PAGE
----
My dissertation focuses on studying the ways in which cooperation can erode sovereignty. I use network and textual analytic approaches to study the proliferation of international investment agreements (IIAs), particularly, bilateral investment treaties (BITs); the impact that participation in these agreements has had on states; and how they are evolving as states realize their implications for sovereignty. A key assumption in much of the literature is that countries sought to make credible commitments when signing these agreements. But these agreements have had unintended consequences. These treaties were poorly understood initially, not only by participating countries, but also by the lawyers negotiating them and the multinational corporations who stood to benefit from them. This collective ignorance about the long-term implications of these agreements is at the core of why these agreements proliferated and how they are currently evolving. In short, the importance of studying these agreements rests on the fact that they provide the legal edifice for a system of international investment dispute settlement (ISDS) that is increasingly being perceived, by even developed countries, as a potential risk to state sovereignty.
- Searching for Costless Commitments: Network Dynamics and BITs
Developing countries seemingly rushed to participate in bilateral investment treaties (BITs) in the 1990s. Since then these agreements have formed the edifice for a "common lexicon of investment treaty law" (McLachlan et al. 2007), which has shown itself to be uniquely adept at empowering transnational actors, such as MNCs, to extract compensation from states and even threaten domestic policy objectives. The significant costs faced by states poses an obvious question of the BIT regime, namely, what are the dynamics under which these agreements proliferated in the international system from 385 in 1989 to almost 3,000 by 2015? I argue that to understand the haphazard way in which these agreements proliferated across the international system we have to take into account political rather than economic dimensions, namely, that these agreements were seen by some countries as a costless tool through which to enhance or underscore existing interstate political relationships. Further in answering this question, much of the extant literature has utilized directed-dyadic duration models. Yet, these models cannot account for the effect of network pressures in the international system. By disregarding these network attributes, researchers miss a wealth of structural information. Using a longitudinal network based approach, I make three contributions to the existing literature: first, I highlight the importance of studying these types of agreements in a network context, second, I show that there is little support for the extant explanations in the literature, and third, I highlight the importance of interstate political relations in explaining the proliferation of BITs.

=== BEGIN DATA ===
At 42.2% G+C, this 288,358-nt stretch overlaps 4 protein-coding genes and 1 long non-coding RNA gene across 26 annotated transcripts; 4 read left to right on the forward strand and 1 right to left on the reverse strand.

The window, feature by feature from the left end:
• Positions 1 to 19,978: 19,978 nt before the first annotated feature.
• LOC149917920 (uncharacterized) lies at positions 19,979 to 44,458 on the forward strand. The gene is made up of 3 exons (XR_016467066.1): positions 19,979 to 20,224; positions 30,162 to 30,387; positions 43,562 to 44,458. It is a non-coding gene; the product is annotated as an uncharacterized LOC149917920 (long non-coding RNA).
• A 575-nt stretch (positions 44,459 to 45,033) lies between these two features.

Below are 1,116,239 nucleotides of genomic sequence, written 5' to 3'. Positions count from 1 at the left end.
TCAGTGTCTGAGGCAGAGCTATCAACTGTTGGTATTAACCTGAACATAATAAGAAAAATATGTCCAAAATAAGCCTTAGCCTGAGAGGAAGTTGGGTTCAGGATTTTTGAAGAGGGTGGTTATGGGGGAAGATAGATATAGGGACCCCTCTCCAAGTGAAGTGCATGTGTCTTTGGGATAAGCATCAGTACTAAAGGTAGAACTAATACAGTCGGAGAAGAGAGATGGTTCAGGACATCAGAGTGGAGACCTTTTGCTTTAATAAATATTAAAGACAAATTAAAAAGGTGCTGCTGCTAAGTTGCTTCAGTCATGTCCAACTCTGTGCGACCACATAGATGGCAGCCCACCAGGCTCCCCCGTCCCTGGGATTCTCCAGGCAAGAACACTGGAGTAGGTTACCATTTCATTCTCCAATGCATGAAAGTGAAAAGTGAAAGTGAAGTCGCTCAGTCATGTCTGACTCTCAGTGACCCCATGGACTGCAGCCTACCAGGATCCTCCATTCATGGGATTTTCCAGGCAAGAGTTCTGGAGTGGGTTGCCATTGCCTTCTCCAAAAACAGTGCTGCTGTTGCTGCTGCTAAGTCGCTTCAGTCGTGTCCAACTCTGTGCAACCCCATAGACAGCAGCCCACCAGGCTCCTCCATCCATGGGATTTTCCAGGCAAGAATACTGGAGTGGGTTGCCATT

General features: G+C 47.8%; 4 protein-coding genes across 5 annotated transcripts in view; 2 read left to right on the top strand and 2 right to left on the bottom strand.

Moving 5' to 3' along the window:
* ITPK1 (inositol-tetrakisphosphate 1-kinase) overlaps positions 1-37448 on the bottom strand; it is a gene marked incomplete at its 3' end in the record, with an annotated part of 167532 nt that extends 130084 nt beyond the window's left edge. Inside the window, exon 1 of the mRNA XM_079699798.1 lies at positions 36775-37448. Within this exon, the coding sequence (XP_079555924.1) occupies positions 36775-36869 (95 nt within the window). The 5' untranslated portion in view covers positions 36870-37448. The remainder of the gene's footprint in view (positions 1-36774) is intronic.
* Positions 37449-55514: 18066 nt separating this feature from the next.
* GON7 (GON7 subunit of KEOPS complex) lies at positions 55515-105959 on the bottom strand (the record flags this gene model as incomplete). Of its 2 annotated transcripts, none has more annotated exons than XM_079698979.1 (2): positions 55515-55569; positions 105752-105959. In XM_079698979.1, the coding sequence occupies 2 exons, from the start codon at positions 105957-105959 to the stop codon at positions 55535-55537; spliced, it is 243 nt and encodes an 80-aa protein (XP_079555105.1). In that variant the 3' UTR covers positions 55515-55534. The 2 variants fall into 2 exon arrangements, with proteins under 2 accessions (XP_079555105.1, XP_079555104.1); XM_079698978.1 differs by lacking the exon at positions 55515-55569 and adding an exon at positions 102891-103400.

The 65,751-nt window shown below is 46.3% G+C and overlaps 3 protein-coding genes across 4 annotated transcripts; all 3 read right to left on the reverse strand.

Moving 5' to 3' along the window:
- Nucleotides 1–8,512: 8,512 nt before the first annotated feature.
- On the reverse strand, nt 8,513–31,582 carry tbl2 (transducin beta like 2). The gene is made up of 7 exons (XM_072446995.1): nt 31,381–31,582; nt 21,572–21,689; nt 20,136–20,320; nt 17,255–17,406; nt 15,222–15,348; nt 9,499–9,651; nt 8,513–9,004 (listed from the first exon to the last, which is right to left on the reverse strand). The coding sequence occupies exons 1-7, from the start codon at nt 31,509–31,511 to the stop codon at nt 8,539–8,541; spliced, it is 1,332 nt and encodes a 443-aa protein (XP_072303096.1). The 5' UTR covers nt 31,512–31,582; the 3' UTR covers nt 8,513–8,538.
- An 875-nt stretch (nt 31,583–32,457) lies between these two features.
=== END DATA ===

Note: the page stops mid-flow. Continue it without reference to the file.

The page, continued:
- Puzzling Commitments: Time-Inconsistency Problems & BITs
Recent literature on foreign direct investment (FDI) has focused on the role of international investment agreements, specifically bilateral investment treaties (BITs), in explaining inflows into developing countries. The theory posits that these agreements can be used by developing countries with weak domestic property rights as a commitment device to overcome time inconsistency problems. I employ a simulation-based approach to gauge the substantive effects of these agreements on FDI inflows, and find that the effects are minor and uncertain. Next, I take a step back and explore the link through which BITs are meant to increase FDI inflows, namely perceived changes in the investment climate in the host country as a result of ratifying BITs. Using data from the the International Country Risk Guide (ICRG), I find that the causal mechanism linkings BITs to increased FDI does not hold. Both of these findings cast serious doubt on major hypotheses in the literature about the effects of BITs on FDI flows to developing countries.